Construction begins on J-School’s new home

Posted on: 1/31/2014; Updated on: 2/7/2014
By Megan Sexton, 803-777-1421

The University of South Carolina’s journalism school will return to the center of campus next year when it moves into its new building designed to fit with the new media landscape.

The School of Journalism and Mass Communications celebrates its “groundbreaking” Monday (Feb. 3) at the former Health Sciences building at Greene and Sumter streets. The 52-year-old brick building will become the new home for the school, which has been housed in the Carolina Coliseum since 1969.

The $25 million project will transform the building into an open, engaging environment where about 1,500 undergraduate and graduate students will pursue degrees in journalism, advertising, public relations, visual communications and mass communications studies. The new building will provide nearly double the space for journalism school.

“We've physically and philosophically outgrown the Coliseum. It's an inflexible blockhouse, but we're in a time when the media landscape is vast, evolving and unconfined by real or virtual walls,” Dean Charles Bierbauer says. “We also think communications is central to any and every part of the university.  And so, the school should be central and visible in its features and functions.”

Classes are expected to begin in the 54,000-square-foot renovated building in August 2015.

USC’s journalism school is one of the oldest in the country, dating to 1923. Its history of growth parallels the development and expansion of media in America.  The school moved to the newly constructed Carolina Coliseum in 1969, leaving crowded mid-campus quarters. By the 1990s, it had increased greatly in enrollment, added television studios and computer labs and, again, outgrown its space, Bierbauer says.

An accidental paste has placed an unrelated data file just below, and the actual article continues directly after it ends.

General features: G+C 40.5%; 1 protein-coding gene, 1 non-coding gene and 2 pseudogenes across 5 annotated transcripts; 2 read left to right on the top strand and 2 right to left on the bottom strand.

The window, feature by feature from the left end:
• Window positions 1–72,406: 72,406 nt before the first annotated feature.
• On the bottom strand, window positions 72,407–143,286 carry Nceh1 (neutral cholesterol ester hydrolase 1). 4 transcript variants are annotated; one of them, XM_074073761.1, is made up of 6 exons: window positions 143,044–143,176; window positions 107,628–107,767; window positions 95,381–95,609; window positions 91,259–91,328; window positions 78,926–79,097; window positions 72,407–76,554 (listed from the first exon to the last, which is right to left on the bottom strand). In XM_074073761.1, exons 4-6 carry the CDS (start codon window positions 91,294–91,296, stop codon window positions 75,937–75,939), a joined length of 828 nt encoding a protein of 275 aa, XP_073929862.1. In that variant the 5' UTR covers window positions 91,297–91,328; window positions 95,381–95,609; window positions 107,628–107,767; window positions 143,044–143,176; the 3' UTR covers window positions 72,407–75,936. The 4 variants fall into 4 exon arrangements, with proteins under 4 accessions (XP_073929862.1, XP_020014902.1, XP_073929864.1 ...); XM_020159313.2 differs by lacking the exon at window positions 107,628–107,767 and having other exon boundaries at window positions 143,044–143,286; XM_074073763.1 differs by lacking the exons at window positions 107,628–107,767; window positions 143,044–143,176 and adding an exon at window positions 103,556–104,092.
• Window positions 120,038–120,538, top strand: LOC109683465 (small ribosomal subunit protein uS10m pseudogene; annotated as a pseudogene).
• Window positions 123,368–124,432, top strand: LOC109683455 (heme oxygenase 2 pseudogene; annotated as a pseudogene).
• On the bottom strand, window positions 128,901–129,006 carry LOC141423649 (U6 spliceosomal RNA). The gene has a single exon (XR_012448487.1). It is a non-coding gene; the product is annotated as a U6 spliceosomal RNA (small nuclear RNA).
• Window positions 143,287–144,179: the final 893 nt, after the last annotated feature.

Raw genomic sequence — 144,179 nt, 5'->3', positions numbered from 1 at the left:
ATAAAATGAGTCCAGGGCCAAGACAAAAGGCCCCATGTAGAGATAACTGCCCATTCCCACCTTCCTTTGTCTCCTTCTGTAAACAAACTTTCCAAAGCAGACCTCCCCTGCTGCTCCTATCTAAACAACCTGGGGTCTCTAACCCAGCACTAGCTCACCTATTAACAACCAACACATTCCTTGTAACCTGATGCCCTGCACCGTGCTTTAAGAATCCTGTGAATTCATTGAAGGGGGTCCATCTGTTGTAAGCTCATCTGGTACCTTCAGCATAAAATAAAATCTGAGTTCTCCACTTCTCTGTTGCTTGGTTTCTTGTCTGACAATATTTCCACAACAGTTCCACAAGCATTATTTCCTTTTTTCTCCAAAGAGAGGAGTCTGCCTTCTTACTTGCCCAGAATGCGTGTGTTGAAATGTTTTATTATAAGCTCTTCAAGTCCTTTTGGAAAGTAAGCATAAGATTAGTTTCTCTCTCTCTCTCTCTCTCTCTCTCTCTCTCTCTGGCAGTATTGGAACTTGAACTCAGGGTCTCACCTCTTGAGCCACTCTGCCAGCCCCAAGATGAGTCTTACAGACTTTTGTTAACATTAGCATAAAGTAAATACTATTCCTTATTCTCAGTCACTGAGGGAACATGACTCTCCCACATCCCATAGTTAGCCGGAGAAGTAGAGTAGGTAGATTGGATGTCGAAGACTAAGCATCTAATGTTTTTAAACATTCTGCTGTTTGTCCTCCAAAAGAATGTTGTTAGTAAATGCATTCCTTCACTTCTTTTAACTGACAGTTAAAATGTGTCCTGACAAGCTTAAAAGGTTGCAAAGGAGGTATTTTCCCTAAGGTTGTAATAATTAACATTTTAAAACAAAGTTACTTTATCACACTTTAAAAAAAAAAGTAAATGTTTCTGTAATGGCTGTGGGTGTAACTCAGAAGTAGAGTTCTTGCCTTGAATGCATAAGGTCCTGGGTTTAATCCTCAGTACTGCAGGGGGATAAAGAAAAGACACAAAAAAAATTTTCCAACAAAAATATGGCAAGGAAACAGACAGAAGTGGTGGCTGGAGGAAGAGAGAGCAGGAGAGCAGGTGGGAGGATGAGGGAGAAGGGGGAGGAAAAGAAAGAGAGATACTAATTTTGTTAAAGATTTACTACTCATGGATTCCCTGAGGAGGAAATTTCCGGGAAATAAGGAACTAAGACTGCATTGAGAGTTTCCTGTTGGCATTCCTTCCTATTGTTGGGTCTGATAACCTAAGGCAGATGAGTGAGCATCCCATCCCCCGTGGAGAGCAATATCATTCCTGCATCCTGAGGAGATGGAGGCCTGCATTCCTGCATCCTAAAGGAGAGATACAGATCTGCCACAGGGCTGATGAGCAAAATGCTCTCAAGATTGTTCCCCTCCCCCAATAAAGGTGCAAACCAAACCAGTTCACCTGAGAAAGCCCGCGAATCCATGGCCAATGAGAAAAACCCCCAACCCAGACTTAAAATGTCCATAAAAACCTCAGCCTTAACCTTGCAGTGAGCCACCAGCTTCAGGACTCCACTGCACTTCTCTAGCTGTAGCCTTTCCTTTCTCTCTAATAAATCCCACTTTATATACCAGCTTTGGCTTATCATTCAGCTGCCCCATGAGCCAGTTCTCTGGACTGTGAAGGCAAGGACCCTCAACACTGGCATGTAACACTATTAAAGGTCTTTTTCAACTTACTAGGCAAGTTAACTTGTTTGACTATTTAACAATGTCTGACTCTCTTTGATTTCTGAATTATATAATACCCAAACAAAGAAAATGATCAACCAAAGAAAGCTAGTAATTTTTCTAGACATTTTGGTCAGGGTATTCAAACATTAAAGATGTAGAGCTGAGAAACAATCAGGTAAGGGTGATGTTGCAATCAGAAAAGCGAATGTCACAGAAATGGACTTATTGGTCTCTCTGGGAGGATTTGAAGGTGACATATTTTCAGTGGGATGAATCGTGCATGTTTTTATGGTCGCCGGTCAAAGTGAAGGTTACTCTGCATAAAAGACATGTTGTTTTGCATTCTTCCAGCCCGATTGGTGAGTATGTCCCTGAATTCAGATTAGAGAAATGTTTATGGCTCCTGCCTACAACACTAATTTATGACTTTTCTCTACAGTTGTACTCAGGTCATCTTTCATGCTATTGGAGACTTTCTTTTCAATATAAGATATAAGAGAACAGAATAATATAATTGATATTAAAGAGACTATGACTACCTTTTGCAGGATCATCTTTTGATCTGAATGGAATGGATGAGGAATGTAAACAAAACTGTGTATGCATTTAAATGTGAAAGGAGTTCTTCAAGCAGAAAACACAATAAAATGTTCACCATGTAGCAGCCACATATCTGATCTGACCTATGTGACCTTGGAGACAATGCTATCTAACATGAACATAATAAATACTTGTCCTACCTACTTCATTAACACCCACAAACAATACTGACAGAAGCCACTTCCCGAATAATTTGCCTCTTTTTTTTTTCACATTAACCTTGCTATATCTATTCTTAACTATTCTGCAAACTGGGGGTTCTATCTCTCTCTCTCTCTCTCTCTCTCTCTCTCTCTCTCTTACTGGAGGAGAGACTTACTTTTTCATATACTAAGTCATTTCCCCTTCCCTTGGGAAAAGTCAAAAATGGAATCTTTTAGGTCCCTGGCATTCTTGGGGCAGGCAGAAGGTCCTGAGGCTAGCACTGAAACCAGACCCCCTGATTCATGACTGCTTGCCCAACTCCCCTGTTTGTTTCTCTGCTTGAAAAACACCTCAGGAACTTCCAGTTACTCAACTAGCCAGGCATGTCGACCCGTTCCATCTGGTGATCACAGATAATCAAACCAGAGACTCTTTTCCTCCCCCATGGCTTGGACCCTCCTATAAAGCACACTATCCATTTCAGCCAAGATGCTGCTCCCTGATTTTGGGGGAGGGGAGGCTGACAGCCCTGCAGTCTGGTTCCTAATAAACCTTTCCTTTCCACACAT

The school has worked with The Boudreaux Group, a Columbia architectural firm with considerable experience at the university and in repurposing buildings, to design a facility with an eye to current and future needs. 

Thanks to a $1.5 million pledge in 2011 by an anonymous donor, the school has also been approved to build an approximately 1,400-square-foot “greenhouse” studio adjacent to the school’s main building.

The completed facility will also house the administrative offices of the College of Mass Communications and Information Studies.  The college’s other component — the School of Library and Information Science — will remain in Davis College near the university’s central Horseshoe.  The move will bring the college’s two schools into close proximity for the first time since they were merged in 2002.


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